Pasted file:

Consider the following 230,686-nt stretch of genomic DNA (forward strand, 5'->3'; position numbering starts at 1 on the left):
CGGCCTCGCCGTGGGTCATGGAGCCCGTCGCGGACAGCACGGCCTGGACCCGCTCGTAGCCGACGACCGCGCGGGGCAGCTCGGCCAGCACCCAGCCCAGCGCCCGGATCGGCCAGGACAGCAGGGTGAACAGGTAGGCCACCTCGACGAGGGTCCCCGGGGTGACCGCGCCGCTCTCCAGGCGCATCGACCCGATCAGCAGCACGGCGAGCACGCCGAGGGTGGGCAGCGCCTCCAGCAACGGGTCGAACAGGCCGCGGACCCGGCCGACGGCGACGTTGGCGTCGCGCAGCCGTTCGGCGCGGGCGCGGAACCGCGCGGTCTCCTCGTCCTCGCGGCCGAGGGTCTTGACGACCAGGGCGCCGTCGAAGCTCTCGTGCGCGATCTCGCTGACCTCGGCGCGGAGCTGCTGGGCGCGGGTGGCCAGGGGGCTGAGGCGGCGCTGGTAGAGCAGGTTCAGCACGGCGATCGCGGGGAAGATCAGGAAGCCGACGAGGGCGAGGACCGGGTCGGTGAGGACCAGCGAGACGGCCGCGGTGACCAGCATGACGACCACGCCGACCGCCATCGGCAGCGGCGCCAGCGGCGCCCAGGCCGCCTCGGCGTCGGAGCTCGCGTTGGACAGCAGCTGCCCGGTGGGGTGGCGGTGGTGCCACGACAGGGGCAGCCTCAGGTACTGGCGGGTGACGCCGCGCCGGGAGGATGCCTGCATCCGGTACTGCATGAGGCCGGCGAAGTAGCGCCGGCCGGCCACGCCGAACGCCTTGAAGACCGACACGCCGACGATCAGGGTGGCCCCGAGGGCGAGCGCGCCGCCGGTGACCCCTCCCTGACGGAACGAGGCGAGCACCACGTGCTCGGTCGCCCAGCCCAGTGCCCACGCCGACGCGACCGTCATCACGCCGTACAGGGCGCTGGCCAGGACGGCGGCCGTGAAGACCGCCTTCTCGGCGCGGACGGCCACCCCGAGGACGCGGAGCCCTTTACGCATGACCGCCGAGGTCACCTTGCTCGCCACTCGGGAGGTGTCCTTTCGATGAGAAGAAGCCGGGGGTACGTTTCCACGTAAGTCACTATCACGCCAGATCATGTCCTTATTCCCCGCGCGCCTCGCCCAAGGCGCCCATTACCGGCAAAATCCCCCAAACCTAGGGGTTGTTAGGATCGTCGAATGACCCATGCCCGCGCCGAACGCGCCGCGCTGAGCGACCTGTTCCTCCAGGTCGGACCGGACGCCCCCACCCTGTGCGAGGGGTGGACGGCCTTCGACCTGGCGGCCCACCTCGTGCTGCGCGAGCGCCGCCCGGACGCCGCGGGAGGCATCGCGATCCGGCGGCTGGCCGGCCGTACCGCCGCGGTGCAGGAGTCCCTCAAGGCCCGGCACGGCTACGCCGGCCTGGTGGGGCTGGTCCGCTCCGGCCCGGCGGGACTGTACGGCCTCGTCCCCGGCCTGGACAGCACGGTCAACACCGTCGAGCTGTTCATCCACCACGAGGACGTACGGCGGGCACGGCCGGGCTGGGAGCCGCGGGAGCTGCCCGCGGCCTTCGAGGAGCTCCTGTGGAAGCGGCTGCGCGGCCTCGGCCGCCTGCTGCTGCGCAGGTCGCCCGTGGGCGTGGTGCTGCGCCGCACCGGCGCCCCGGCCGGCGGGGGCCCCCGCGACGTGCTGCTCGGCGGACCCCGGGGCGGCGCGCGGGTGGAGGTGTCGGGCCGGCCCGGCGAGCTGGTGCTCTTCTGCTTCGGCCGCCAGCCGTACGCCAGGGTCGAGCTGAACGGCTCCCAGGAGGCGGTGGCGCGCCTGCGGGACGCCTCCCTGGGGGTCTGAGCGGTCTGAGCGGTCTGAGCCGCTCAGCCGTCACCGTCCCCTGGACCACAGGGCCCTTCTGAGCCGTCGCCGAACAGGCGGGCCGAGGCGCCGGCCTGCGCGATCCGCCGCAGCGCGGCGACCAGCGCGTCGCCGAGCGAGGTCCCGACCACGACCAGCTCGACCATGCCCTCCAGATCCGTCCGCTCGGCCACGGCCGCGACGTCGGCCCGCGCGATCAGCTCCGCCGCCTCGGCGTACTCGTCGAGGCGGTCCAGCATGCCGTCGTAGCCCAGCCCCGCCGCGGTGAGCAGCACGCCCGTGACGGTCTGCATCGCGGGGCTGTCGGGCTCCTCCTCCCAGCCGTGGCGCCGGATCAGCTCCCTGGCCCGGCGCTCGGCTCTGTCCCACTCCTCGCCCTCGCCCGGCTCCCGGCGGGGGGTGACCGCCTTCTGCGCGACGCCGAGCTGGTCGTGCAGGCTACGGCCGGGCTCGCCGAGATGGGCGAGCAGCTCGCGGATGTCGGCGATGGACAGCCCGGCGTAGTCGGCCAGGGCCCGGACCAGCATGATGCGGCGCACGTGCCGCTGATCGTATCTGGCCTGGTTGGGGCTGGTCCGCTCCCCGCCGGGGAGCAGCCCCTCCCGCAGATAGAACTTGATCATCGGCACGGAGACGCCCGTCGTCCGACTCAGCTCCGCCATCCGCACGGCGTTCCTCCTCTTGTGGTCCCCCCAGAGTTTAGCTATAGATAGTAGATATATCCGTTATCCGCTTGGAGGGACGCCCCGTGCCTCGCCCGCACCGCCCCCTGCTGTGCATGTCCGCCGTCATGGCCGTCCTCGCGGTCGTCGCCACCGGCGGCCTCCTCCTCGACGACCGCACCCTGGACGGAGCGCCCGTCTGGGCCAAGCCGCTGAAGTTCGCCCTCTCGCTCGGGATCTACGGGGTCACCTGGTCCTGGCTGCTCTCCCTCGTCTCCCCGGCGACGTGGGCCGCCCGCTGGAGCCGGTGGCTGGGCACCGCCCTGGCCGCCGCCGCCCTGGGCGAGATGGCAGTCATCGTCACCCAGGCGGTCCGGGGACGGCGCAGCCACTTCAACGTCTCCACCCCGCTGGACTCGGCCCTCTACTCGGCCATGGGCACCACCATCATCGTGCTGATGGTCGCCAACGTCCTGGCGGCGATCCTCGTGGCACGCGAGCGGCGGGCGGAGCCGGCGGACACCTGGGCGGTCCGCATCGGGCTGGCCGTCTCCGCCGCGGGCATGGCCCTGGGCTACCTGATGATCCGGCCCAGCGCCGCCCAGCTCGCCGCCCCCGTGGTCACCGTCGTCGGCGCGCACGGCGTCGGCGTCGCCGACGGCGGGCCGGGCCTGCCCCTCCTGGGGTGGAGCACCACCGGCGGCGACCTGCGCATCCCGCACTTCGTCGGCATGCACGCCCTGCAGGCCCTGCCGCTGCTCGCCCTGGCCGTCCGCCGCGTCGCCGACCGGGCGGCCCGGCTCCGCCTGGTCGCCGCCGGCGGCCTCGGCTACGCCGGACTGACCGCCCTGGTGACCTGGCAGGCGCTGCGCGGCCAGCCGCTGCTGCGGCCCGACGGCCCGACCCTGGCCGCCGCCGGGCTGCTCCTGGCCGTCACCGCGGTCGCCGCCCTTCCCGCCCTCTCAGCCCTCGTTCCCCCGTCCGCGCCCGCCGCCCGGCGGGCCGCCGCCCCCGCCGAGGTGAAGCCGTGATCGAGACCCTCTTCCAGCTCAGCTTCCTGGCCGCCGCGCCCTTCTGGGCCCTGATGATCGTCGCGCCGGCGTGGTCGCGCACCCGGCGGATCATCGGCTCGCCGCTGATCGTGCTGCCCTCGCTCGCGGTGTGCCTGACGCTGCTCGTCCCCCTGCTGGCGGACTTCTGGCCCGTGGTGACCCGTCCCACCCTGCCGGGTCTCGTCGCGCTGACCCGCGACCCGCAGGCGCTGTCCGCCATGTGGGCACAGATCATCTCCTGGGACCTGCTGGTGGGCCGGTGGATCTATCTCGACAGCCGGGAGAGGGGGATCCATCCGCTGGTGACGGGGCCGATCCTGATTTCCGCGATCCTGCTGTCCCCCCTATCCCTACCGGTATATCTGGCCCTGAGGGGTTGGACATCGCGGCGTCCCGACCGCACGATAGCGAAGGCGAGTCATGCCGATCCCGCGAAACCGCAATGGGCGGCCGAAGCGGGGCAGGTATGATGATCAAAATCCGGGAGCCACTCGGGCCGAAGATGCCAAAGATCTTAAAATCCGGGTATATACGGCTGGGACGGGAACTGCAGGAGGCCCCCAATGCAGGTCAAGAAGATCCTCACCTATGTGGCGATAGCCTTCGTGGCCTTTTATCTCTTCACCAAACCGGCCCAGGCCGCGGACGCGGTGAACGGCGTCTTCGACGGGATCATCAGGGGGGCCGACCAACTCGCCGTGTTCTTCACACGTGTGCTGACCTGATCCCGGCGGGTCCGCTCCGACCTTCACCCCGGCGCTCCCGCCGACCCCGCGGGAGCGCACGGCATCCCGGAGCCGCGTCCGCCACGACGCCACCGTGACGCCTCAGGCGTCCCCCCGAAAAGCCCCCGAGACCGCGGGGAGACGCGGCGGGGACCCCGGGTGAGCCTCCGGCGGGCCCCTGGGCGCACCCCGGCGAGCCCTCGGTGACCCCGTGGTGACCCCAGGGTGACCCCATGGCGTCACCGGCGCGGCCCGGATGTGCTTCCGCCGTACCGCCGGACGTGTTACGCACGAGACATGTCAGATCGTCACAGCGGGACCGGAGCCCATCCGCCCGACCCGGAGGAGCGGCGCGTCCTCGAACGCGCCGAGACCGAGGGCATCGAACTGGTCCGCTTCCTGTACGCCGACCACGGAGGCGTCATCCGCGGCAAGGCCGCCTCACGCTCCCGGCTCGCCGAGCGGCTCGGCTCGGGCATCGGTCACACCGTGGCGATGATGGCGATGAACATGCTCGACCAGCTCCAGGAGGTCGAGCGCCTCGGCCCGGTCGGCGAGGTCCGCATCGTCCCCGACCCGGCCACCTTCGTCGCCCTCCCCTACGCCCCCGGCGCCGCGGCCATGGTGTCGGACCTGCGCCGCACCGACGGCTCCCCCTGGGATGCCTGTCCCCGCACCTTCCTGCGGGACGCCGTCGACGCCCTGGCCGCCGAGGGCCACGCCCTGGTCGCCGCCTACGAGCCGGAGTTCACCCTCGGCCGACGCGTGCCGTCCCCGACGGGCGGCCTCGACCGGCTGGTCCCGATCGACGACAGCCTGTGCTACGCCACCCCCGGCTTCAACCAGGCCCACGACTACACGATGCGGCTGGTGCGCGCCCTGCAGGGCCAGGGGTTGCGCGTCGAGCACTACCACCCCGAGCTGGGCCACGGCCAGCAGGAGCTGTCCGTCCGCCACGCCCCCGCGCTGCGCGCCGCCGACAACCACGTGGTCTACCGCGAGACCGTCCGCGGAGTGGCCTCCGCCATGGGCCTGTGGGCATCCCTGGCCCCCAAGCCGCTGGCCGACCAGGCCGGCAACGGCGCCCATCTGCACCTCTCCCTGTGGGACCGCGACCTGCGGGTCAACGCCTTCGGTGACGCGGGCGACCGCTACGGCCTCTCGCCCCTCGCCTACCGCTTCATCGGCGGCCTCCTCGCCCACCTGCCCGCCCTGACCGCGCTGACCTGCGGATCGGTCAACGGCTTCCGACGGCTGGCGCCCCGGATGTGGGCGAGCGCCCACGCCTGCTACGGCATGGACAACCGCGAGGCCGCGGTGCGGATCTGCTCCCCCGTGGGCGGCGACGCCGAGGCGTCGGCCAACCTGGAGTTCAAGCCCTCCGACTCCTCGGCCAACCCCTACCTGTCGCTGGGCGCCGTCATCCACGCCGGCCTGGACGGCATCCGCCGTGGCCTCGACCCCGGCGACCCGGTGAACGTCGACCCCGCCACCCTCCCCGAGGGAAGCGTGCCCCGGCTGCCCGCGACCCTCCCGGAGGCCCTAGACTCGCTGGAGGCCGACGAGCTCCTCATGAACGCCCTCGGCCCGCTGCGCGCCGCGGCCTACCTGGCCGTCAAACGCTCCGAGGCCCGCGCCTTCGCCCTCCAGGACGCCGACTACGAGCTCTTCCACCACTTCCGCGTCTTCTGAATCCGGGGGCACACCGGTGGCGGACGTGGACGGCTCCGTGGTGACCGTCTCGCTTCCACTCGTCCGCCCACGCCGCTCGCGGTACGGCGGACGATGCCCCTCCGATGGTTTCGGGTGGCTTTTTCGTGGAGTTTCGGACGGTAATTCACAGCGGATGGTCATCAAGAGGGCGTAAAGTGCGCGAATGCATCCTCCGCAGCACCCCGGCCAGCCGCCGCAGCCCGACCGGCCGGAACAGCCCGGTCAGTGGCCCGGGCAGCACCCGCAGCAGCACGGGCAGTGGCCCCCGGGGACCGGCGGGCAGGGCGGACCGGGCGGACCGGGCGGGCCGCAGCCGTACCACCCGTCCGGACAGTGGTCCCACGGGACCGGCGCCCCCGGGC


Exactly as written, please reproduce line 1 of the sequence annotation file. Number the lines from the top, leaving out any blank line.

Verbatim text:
Consider the following 230,686-nt stretch of genomic DNA (forward strand, 5'->3'; position numbering starts at 1 on the left):